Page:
XLH Prevalence in Paraná, Brazil, Lower Than Elsewhere in World, Study Finds

XLH Prevalence in Paraná, Brazil, Lower Than Elsewhere in World, Study Finds
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The prevalence of X-linked hypophosphatemia (XLH) in the Brazilian state of Paraná is lower than elsewhere in the world, at about five cases per million inhabitants, according to a new study.

This is the first study to estimate the prevalence of XLH in Latin America, and it indicates that a national registry in Brazil for rare diseases such as XLH could aid in further epidemiological research, the investigators said.

The study, “Prevalence and clinical characteristics of X-linked hypophosphatemia in Paraná, southern Brazil,” was published in Archives of Endocrinology and Metabolism. The study received financial support from the pharmaceutical company Ultragenyx, a developer of the XLH treatment Crysvita (burosumab).

XLH is caused by mutations in the gene PHEX. These mutations lead to low levels of phosphate in the body, ultimately resulting in symptoms such as bone abnormalities and muscle weakness and pain.

In European and Asian countries, the prevalence of XLH has been reported to range between 16 and 48 cases per million individuals — though notably, most research has focused on children and adolescents, rather than the total population. In contrast, no studies at all have assessed the prevalence of XLH in Latin America.

Intending to address this knowledge gap, researchers in Brazil analyzed the prevalence of XLH in a defined geographic region in Latin America, namely the entire state of Paraná, located in southern Brazil.

The team surveyed 244 specialty doctors — mostly endocrinologists (68%), or doctors who treat diseases related to problems with hormones — in Paraná during 2018. Of the respondents, 18 reported caring for people with XLH. Three additional XLH patients were identified by assessing public databases. Notably, a potential limitation of the study is the possibility of missed cases from the nearly 90% specialists who did not respond to the survey, the scientists said.

“A registry of all cases of XLH and other rare diseases, following the model of certain European countries, is an important shortcoming of the Brazilian health care system that deserves more attention,” the team wrote.

“This strategy would improve the collection of epidemiological data on rare diseases in our country,” the scientists wrote.

Overall, the study identified 57 people with XLH living in Paraná, corresponding to a prevalence of roughly five cases per million people. A sub-analysis including only children and adolescents (ages 19 and younger) estimated the prevalence at 7.8 cases per million inhabitants.

“This prevalence is low compared with the rates reported in other studies from Denmark, Japan, and Norway, which range from 16 to 48 per million inhabitants,” the researchers concluded. However, they also noted that their study “found a lower prevalence than this in a subanalysis restricted to individuals aged 19 years or below.”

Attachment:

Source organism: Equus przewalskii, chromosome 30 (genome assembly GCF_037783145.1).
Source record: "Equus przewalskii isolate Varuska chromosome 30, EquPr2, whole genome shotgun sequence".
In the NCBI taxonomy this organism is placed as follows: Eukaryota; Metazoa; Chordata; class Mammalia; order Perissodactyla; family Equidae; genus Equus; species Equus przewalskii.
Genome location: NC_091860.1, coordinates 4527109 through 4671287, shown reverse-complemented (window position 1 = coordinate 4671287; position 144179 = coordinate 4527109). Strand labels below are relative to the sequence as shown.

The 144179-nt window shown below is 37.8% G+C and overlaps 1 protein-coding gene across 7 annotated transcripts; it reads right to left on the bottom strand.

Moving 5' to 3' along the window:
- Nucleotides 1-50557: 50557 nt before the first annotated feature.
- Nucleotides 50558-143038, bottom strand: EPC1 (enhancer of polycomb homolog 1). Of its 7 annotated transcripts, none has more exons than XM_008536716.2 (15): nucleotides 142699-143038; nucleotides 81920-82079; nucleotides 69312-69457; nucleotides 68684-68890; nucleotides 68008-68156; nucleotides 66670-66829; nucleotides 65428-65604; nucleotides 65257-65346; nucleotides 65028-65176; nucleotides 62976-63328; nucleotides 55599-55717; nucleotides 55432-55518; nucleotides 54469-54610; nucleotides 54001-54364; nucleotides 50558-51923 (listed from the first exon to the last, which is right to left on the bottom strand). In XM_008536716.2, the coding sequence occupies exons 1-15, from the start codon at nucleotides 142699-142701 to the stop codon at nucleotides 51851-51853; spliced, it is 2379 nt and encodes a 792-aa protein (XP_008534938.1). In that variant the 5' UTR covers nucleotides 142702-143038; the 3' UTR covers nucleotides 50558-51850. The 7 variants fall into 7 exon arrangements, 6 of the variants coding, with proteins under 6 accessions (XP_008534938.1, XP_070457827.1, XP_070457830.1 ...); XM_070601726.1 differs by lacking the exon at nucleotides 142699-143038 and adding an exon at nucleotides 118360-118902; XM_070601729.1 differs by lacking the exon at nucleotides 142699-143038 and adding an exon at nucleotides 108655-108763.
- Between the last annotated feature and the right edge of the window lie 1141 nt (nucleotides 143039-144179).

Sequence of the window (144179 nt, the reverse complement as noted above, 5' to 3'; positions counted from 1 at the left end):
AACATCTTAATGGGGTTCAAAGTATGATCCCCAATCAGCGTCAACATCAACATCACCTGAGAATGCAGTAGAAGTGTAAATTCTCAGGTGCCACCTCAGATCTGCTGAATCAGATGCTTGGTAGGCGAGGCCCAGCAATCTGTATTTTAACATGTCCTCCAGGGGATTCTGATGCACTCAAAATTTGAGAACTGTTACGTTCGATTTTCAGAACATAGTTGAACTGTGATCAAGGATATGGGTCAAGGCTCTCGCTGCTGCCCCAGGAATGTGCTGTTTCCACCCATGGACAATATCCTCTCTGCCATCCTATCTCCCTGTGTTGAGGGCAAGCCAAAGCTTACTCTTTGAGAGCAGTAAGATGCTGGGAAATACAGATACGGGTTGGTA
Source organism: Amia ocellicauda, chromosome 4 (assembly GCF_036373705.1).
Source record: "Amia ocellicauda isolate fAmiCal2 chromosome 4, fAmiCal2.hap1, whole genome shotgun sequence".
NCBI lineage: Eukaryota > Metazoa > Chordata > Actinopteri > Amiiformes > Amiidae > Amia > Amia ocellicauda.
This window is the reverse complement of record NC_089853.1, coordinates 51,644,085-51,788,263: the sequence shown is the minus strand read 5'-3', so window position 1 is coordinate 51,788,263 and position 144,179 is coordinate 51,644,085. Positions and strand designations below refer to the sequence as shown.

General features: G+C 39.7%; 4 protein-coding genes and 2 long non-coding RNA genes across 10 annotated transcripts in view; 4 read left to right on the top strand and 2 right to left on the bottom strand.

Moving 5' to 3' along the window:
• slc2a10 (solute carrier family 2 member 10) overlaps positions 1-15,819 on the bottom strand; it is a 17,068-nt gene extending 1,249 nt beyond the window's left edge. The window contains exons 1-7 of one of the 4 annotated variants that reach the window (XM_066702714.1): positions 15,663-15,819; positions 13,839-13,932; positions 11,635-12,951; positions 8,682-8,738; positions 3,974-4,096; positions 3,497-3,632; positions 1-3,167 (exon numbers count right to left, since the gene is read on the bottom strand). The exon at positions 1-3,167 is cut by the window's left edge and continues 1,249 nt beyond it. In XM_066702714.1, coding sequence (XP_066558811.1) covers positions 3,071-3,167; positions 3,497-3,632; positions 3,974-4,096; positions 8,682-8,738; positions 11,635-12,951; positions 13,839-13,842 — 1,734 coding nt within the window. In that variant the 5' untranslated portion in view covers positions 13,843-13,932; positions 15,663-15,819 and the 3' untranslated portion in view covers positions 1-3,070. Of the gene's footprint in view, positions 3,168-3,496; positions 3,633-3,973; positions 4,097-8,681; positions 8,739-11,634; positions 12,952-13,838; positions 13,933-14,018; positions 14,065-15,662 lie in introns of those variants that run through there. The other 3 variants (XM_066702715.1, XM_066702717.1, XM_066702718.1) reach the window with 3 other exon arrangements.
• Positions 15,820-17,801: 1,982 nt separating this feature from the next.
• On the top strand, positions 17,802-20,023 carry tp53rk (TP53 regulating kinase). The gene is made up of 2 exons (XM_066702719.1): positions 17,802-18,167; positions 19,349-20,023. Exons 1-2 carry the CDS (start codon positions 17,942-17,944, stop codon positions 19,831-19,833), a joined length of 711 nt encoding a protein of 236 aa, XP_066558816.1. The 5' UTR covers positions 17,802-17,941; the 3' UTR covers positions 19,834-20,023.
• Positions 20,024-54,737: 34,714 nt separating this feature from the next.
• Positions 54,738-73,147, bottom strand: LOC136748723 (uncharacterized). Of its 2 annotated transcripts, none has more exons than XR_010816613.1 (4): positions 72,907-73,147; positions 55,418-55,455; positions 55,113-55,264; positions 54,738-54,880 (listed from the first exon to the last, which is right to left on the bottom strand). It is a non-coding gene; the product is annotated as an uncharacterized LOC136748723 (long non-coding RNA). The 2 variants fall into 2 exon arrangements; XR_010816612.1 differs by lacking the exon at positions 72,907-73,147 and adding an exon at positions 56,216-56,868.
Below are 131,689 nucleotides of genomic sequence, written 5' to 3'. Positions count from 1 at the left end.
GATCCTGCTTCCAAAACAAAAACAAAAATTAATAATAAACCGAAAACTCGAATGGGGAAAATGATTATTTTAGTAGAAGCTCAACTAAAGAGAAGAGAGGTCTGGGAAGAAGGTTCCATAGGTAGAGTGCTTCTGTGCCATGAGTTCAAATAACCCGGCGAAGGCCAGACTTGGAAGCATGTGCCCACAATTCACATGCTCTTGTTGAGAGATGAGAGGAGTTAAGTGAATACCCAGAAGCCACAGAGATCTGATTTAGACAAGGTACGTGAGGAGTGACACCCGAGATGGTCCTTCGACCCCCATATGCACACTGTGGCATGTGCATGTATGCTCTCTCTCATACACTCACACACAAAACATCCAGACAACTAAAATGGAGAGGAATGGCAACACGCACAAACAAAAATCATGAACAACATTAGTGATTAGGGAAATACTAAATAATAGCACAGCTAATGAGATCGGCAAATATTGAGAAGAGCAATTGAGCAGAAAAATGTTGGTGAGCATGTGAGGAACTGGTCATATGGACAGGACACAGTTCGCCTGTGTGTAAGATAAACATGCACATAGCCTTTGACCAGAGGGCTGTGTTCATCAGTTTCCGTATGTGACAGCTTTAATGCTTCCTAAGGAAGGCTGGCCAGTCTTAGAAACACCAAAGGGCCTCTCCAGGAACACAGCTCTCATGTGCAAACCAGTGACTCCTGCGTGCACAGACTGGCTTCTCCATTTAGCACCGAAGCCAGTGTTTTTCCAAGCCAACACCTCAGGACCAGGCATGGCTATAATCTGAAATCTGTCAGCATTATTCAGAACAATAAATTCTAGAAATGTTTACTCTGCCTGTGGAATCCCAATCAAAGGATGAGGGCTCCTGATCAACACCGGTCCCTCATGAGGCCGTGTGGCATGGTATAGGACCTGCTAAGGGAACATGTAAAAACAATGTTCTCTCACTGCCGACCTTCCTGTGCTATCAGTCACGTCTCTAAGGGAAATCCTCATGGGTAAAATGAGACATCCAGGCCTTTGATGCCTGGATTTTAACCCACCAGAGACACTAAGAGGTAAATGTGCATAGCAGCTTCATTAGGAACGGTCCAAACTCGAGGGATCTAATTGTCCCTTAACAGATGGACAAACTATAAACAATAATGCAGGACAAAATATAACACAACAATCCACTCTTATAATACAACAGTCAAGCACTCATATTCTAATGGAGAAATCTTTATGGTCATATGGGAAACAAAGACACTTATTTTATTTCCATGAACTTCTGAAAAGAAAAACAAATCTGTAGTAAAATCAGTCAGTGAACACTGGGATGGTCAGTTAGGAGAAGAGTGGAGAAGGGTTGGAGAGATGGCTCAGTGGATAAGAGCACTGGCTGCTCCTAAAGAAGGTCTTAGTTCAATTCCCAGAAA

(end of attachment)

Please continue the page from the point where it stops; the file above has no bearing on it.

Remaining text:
Of the 57 patients identified, the median age was 22 years (range 1–55 years), with 42.2% younger than age 18. A majority (60.5%) were female, and 65.4% had a family history of XLH.

The most common disease manifestation was lower limb deformity, present in 52 (91.2%) of patients. Fragility fractures — broken bones after falls from a short height — were reported in 16 patients (28.1%), and chronic kidney problems were reported in 11 (19.3%).

Most (90%) of the patients received some form of conventional treatment, such as phosphate or calcium supplements. None were treated with Crysvita.

A further analysis of 19 patients treated at Hospital de Clínicas at Universidade Federal do Paraná provided further details. Genetic testing in this group revealed a previously unreported mutation in the PHEX gene.

Marisa holds an MS in Cellular and Molecular Pathology from the University of Pittsburgh, where she studied novel genetic drivers of ovarian cancer. She specializes in cancer biology, immunology, and genetics. Marisa began working with BioNews in 2018, and has written about science and health for SelfHacked and the Genetics Society of America. She also writes/composes musicals and coaches the University of Pittsburgh fencing club.

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José holds a PhD in Neuroscience from Universidade of Porto, in Portugal. He has also studied Biochemistry at Universidade do Porto and was a postdoctoral associate at Weill Cornell Medicine, in New York, and at The University of Western Ontario in London, Ontario, Canada. His work has ranged from the association of central cardiovascular and pain control to the neurobiological basis of hypertension, and the molecular pathways driving Alzheimer’s disease.

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Marisa holds an MS in Cellular and Molecular Pathology from the University of Pittsburgh, where she studied novel genetic drivers of ovarian cancer. She specializes in cancer biology, immunology, and genetics. Marisa began working with BioNews in 2018, and has written about science and health for SelfHacked and the Genetics Society of America. She also writes/composes musicals and coaches the University of Pittsburgh fencing club.

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